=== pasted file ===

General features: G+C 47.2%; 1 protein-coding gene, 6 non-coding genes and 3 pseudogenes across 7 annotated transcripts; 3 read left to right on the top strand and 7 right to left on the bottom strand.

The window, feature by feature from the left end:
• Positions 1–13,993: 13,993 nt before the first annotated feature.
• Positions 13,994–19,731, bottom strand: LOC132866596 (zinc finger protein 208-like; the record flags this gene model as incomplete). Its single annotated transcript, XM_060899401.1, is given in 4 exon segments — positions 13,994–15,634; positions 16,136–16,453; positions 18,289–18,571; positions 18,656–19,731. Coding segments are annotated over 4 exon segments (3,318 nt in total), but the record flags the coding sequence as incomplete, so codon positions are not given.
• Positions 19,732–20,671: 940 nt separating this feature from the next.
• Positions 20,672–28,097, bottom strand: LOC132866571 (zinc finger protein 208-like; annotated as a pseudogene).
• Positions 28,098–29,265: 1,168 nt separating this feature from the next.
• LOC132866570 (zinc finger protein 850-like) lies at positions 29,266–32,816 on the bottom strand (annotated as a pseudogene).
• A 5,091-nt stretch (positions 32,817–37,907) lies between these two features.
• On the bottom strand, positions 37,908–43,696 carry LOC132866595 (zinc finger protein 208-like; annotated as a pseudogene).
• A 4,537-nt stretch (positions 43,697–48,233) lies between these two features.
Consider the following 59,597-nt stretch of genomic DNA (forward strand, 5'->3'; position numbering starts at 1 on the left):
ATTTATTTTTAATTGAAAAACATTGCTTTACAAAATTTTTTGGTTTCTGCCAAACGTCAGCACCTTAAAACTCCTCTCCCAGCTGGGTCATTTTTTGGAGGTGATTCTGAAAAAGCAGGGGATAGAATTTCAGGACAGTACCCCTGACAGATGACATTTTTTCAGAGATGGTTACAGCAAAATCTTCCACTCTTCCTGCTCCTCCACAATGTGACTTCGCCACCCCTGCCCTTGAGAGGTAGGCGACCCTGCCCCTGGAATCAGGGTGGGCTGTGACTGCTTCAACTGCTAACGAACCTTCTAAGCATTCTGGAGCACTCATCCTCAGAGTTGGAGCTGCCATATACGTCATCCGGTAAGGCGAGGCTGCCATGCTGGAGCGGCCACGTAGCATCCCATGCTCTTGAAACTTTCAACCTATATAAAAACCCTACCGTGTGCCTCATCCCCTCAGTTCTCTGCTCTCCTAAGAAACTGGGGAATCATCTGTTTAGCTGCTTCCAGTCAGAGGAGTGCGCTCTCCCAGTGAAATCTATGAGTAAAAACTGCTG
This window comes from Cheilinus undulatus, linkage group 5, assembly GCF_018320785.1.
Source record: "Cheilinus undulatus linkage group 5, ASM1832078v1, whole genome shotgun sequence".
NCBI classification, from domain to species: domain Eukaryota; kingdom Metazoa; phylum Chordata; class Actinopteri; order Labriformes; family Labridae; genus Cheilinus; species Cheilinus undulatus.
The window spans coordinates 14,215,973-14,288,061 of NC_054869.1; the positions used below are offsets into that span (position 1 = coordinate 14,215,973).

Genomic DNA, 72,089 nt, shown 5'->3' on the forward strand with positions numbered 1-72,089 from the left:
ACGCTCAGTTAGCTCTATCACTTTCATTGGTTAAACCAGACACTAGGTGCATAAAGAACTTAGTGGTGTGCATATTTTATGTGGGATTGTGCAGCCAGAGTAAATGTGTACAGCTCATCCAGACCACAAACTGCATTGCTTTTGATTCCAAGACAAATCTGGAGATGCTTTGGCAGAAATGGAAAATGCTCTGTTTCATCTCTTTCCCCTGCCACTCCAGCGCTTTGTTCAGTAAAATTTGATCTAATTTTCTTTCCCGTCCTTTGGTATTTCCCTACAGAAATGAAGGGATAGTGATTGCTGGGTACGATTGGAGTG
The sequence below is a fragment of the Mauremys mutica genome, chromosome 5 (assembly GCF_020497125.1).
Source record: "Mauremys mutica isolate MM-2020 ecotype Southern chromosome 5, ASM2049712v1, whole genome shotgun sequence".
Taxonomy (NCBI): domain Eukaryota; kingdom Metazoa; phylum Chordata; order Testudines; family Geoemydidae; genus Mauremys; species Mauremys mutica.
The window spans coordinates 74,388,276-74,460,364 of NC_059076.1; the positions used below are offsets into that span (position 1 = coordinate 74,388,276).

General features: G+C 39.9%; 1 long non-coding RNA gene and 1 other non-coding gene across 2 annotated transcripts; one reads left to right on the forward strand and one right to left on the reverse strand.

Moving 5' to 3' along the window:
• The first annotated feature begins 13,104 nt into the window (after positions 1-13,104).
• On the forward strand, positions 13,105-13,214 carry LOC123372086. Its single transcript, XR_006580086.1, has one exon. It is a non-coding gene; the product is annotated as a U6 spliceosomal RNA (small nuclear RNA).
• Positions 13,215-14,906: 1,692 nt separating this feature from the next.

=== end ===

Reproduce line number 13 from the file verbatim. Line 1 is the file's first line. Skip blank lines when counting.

ATTTATTTTTAATTGAAAAACATTGCTTTACAAAATTTTTTGGTTTCTGCCAAACGTCAGCACCTTAAAACTCCTCTCCCAGCTGGGTCATTTTTTGGAGGTGATTCTGAAAAAGCAGGGGATAGAATTTCAGGACAGTACCCCTGACAGATGACATTTTTTCAGAGATGGTTACAGCAAAATCTTCCACTCTTCCTGCTCCTCCACAATGTGACTTCGCCACCCCTGCCCTTGAGAGGTAGGCGACCCTGCCCCTGGAATCAGGGTGGGCTGTGACTGCTTCAACTGCTAACGAACCTTCTAAGCATTCTGGAGCACTCATCCTCAGAGTTGGAGCTGCCATATACGTCATCCGGTAAGGCGAGGCTGCCATGCTGGAGCGGCCACGTAGCATCCCATGCTCTTGAAACTTTCAACCTATATAAAAACCCTACCGTGTGCCTCATCCCCTCAGTTCTCTGCTCTCCTAAGAAACTGGGGAATCATCTGTTTAGCTGCTTCCAGTCAGAGGAGTGCGCTCTCCCAGTGAAATCTATGAGTAAAAACTGCTG